Although there are many reasons the number on the scale might not be budging, there are some subtle ways you could be sabotaging your weight loss efforts without even realising it.
Here are some subtle ways you could be sabotaging your weight loss efforts.
Many people start a new routine with big goals in mind, usually to lose a very specific number of kilos. And, like certified personal trainer Katie Dunlop, told INSIDER, that goal is usually very lofty. "You expect results, and you want them right away, but good things take time," she said.
Her recommendation? Try setting smaller, micro-goals to help you build healthy habits over time that will eventually help you to reach that larger goal.
If you're waiting for a magic spark of motivation, Dunlop said you'll never reach your goals.
"Motivation truly comes from seeing yourself making progress, which means, you have to get going," she told INSIDER. "You have to choose to show up and have the discipline to stick to it." She said that's how motivation really happens.
Dr Saray Stancic, MD, told INSIDER that weight loss is not just about the number on the scale.
"It's all about acquiring a new skill set," she said. "Learning and reinforcing optimal behaviours leads to adopting new health building habits."
Trying to eliminate any food or drink that was previously a staple can sometimes impede your weight loss efforts in the future.
For example, if you drink wine, Dr Charlie Seltzer, MD, DABOM, CEP told INSIDER that eliminating it until you are at your goal then "reintroducing" it in moderation fails 99.9% of the time.
"If you plan on doing something for the rest of your life, make sure you still do it while you're losing weight," said Seltzer. Namely, you may not want to cut something out entirely if you plan to re-introduce it into your diet later.
For those whose weight loss plans involve counting carbs, Seltzer said it's not overly important where the carbs come from.
"If you're counting carbs, your carb goal should be the same whether the carb comes from candy, fibre or sugar alcohol," explained Seltzer. His tip? Remember that 150 grams of carbs are 150 grams of carbs, regardless of where they come from.
If you find yourself sipping on kJ-heavy beverages throughout the day, it might be time to take a second look at your diet. Dunlop told INSIDER that liquid calories are the sneakiest and they add up fast.
"If coffee, teas, sodas, and cocktails regularly make their way into your day, you could be looking at as many as 500 extra calories (2,000 kJ) each day," she explained. In a weeks' time, that could add up to as much as an extra pound (almost 0.5kg) of fat.
When you're trying to lose weight, personal trainer Greg Pignataro, CSCS, told INSIDER that your body's first reaction is to burn muscle instead of fat. "This is especially the case if you're restricting your kJ intake by too much," he said.
He explained that your body does this because muscle is an energy-hogging tissue, requiring more kJs to sustain than fat. So, if your body perceives itself as starving, it's going to rid itself of the muscle first.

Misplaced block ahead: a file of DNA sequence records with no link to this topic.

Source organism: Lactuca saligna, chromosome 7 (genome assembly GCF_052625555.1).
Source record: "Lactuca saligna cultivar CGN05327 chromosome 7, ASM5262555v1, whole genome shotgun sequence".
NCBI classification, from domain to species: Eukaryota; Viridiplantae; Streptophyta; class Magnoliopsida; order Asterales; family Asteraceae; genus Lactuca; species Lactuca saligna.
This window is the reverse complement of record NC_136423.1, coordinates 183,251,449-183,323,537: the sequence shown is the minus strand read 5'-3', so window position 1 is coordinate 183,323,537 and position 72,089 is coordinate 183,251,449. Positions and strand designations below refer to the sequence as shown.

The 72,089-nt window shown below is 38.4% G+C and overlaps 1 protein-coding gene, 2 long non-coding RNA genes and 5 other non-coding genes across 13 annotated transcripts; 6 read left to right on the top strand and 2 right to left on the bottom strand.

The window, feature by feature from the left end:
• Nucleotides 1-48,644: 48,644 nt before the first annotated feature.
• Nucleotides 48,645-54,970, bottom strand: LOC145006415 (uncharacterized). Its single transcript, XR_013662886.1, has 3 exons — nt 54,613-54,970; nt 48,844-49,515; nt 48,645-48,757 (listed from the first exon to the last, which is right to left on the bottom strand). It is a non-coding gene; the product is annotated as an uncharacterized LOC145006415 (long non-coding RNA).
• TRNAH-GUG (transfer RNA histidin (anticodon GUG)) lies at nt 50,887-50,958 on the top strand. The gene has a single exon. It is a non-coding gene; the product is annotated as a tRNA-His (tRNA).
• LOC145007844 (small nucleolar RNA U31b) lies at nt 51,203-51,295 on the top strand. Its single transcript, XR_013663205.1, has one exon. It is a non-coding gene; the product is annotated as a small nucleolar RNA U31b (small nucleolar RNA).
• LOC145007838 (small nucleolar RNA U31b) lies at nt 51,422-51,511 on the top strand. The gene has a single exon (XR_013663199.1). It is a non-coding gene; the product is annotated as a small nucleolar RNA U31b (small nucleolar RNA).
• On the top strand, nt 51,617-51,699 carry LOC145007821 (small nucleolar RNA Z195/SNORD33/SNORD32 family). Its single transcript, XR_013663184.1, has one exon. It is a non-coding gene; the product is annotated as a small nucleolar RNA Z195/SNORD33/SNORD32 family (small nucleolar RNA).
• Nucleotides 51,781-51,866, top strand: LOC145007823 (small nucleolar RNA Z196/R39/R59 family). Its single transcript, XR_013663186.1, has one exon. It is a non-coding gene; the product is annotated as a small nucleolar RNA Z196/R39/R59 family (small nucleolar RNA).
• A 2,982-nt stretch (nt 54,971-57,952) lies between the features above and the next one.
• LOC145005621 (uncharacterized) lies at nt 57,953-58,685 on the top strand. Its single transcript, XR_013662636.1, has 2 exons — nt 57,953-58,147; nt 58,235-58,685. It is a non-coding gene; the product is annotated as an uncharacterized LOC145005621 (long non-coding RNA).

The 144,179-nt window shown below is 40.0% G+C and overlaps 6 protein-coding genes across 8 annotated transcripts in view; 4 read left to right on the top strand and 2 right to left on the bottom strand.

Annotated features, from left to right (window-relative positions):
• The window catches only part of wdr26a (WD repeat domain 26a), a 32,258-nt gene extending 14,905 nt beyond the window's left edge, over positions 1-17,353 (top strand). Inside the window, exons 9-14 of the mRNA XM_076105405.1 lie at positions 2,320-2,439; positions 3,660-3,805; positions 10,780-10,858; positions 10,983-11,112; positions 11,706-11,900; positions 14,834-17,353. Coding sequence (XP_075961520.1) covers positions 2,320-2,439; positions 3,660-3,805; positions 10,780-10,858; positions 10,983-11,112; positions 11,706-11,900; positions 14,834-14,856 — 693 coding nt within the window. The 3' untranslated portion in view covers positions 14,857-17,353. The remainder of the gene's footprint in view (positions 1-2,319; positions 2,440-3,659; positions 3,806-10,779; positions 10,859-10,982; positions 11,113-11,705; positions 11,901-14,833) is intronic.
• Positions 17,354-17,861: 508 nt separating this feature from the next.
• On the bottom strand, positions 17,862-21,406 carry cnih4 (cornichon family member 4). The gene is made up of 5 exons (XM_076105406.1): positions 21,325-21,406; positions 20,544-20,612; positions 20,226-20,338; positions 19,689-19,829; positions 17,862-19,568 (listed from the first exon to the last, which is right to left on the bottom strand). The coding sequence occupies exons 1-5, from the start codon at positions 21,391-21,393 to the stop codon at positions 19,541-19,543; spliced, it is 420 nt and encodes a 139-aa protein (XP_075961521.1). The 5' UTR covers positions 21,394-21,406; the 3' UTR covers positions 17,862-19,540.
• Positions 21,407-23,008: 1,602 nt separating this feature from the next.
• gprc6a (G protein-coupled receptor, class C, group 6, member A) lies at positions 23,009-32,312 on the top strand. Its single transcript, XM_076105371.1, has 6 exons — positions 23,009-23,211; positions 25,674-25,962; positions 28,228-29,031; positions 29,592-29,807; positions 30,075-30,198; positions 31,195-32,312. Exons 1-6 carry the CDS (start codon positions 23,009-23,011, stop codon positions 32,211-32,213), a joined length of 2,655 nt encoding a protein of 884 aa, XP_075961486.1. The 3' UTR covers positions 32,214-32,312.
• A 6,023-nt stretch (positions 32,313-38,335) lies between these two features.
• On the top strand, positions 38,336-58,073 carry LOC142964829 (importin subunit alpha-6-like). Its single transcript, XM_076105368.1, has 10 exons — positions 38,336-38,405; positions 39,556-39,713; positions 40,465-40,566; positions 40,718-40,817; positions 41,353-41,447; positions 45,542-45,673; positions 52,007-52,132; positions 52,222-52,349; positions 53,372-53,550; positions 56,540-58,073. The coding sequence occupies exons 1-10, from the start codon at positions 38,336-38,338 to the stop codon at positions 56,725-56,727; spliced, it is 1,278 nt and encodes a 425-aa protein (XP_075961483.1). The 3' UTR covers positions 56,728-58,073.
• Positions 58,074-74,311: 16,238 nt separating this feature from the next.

"Our bodies are very much 'use it or lose it' machines, so regularly strength training sends your body the message that you need every ounce of muscle you have," Pignataro added.
By now, we all know how important water is to so many of our health and fitness goals. But, what is it about not getting enough H2O that can sabotage weight loss? Well, for starters, water helps keep you feeling full.
It can also help to increase your metabolism. That's why Dunlop said if you think you drink enough water, you probably need some more, especially if you're trying to burn fat. She said a safe rule of thumb is to try to drink about half your body weight in litres of water. For example, if you weigh 140 lbs (63kg), aim to drink at least 70 ounces (2 litres) of water a day.
Portion size is important, especially when dining out - just because your plate is piled with food, it doesn't mean you have to eat it all at once. In fact, Dr Luiza Petre, MD, often reminds patients to eat only half.
"Most restaurants give you a significantly larger portion than is necessary, and you have to pay attention to portion sizes," she told INSIDER. Rather than eating more than your body needs, Petre suggests ordering from the kid's menu, splitting an entrée with a friend, or putting half of the dish in a to-go box so that you are not tempted to overeat.
If you're frustrated with your lack of weight loss, you might want to take a look at your sleep patterns. According to a study published in the American Journal of Health Promotion, people who had too much or too little sleep and those who had inconsistent schedules were more likely to have higher body fat than people who kept regular sleep schedules.
"The exact mechanism of how exactly our sleep schedules impact body fat is not clear," said Petre. "But these findings correlate with other studies that suggest we lose fat more easily, burn more kJs and are less likely to reach for a late-night snack when we're well rested."
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